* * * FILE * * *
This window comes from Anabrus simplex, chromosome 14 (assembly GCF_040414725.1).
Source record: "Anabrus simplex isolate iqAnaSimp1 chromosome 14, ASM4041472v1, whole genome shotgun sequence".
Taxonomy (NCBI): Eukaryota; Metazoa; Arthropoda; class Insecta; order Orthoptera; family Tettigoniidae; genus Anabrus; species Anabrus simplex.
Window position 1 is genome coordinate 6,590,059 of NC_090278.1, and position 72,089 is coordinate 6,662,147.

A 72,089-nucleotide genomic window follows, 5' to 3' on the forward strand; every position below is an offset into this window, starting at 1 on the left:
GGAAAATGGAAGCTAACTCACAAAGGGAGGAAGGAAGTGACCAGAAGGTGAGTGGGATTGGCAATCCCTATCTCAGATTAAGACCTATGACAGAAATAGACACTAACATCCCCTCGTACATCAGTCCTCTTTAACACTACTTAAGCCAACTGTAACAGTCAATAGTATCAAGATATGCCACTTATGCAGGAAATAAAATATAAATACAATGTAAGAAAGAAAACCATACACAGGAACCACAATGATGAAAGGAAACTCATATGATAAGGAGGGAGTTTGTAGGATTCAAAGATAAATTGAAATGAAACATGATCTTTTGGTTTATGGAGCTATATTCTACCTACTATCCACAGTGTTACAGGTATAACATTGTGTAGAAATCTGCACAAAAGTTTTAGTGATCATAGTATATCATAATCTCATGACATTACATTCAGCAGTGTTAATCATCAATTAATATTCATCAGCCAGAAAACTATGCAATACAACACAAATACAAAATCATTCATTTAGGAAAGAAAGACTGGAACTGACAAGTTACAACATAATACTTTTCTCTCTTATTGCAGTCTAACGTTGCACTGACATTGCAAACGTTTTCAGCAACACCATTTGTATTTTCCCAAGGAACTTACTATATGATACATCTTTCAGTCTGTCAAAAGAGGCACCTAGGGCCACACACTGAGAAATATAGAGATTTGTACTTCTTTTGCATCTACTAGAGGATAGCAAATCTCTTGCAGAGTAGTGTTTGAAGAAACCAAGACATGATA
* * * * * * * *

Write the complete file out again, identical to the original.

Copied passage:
This window comes from Anabrus simplex, chromosome 14 (assembly GCF_040414725.1).
Source record: "Anabrus simplex isolate iqAnaSimp1 chromosome 14, ASM4041472v1, whole genome shotgun sequence".
Taxonomy (NCBI): Eukaryota; Metazoa; Arthropoda; class Insecta; order Orthoptera; family Tettigoniidae; genus Anabrus; species Anabrus simplex.
Window position 1 is genome coordinate 6,590,059 of NC_090278.1, and position 72,089 is coordinate 6,662,147.

A 72,089-nucleotide genomic window follows, 5' to 3' on the forward strand; every position below is an offset into this window, starting at 1 on the left:
GGAAAATGGAAGCTAACTCACAAAGGGAGGAAGGAAGTGACCAGAAGGTGAGTGGGATTGGCAATCCCTATCTCAGATTAAGACCTATGACAGAAATAGACACTAACATCCCCTCGTACATCAGTCCTCTTTAACACTACTTAAGCCAACTGTAACAGTCAATAGTATCAAGATATGCCACTTATGCAGGAAATAAAATATAAATACAATGTAAGAAAGAAAACCATACACAGGAACCACAATGATGAAAGGAAACTCATATGATAAGGAGGGAGTTTGTAGGATTCAAAGATAAATTGAAATGAAACATGATCTTTTGGTTTATGGAGCTATATTCTACCTACTATCCACAGTGTTACAGGTATAACATTGTGTAGAAATCTGCACAAAAGTTTTAGTGATCATAGTATATCATAATCTCATGACATTACATTCAGCAGTGTTAATCATCAATTAATATTCATCAGCCAGAAAACTATGCAATACAACACAAATACAAAATCATTCATTTAGGAAAGAAAGACTGGAACTGACAAGTTACAACATAATACTTTTCTCTCTTATTGCAGTCTAACGTTGCACTGACATTGCAAACGTTTTCAGCAACACCATTTGTATTTTCCCAAGGAACTTACTATATGATACATCTTTCAGTCTGTCAAAAGAGGCACCTAGGGCCACACACTGAGAAATATAGAGATTTGTACTTCTTTTGCATCTACTAGAGGATAGCAAATCTCTTGCAGAGTAGTGTTTGAAGAAACCAAGACATGATA